If you’re seeking to broadcast your pro-life views on your license plate in North Carolina, you may be in luck, thanks to a recent Supreme Court decision.
On June 29, the Supreme Court in Berger v. American Civil Liberties Union of North Carolina reversed a federal court ruling that had made license plates bearing the message “Choose Life” unconstitutional. The previous court decision’s reasoning was that there was no license plate option in support of abortion rights, reports TheBlaze.
The Fourth Circuit Court of Appeals will now be able to reconsider this case on license plates.
This decision by the Supreme Court follows another similar ruling from June 18. In Walker v. Texas Division, Sons of Confederate Veterans, a state such as Texas can now reject plates that contain the image of the Confederate flag. The decision was 5 to 4, reports USA Today.
With these two rulings, it is now up to states to decide which license plates are acceptable. It was argued by the majority justices in the Walker v. Texas Division, Sons of Confederate Veterans case that the First Amendment does not stop state governments from rejecting specific designs because license plates are considered to fall under government speech.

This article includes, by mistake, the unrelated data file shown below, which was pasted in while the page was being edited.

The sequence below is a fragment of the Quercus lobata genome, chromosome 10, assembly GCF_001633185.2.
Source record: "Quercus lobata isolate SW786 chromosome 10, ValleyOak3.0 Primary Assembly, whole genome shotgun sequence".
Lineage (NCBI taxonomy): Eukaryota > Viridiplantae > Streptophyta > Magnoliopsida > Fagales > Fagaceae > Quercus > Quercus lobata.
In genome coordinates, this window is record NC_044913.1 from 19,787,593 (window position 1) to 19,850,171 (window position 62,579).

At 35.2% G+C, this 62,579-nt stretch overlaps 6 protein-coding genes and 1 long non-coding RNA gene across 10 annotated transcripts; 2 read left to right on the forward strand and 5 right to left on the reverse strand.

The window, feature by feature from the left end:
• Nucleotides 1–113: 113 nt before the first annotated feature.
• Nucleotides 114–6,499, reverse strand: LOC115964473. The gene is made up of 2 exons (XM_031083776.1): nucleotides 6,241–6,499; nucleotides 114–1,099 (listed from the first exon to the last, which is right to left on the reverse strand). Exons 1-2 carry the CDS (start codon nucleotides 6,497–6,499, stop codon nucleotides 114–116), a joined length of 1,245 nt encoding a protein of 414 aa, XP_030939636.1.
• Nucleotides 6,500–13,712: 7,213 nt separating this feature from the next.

The four minority justices are uneasy with this ruling. In their dissenting remarks, the justices explained, "The court's decision passes off private speech as government speech and, in doing so, establishes a precedent that threatens private speech that government finds displeasing," reported USA Today.
Justice Samuel Alito, who led the four, which included Chief Justice John Roberts and Justices Anthony Kennedy and Antonin Scalia, expressed concern that this decision could lead to greater government censorship.
Many pro-life supporters are rejoicing in this decision.
In a press release, Scott Gaylord of the Christian legal organization Alliance Defending Freedom explained:
“Third parties like (American Civil Liberties Union) cannot sanitize the public square of views a state communicates simply because they do not like those messages. As the Supreme Court made clear in Walker (v. Texas Division, Sons of Confederate Veterans), the attempt to censor a message like North Carolina’s ‘Choose Life’ message is inconsistent with both the purpose of the First Amendment and the Supreme Court’s government speech precedents.”
Photo Source: Alliance Defending Freedom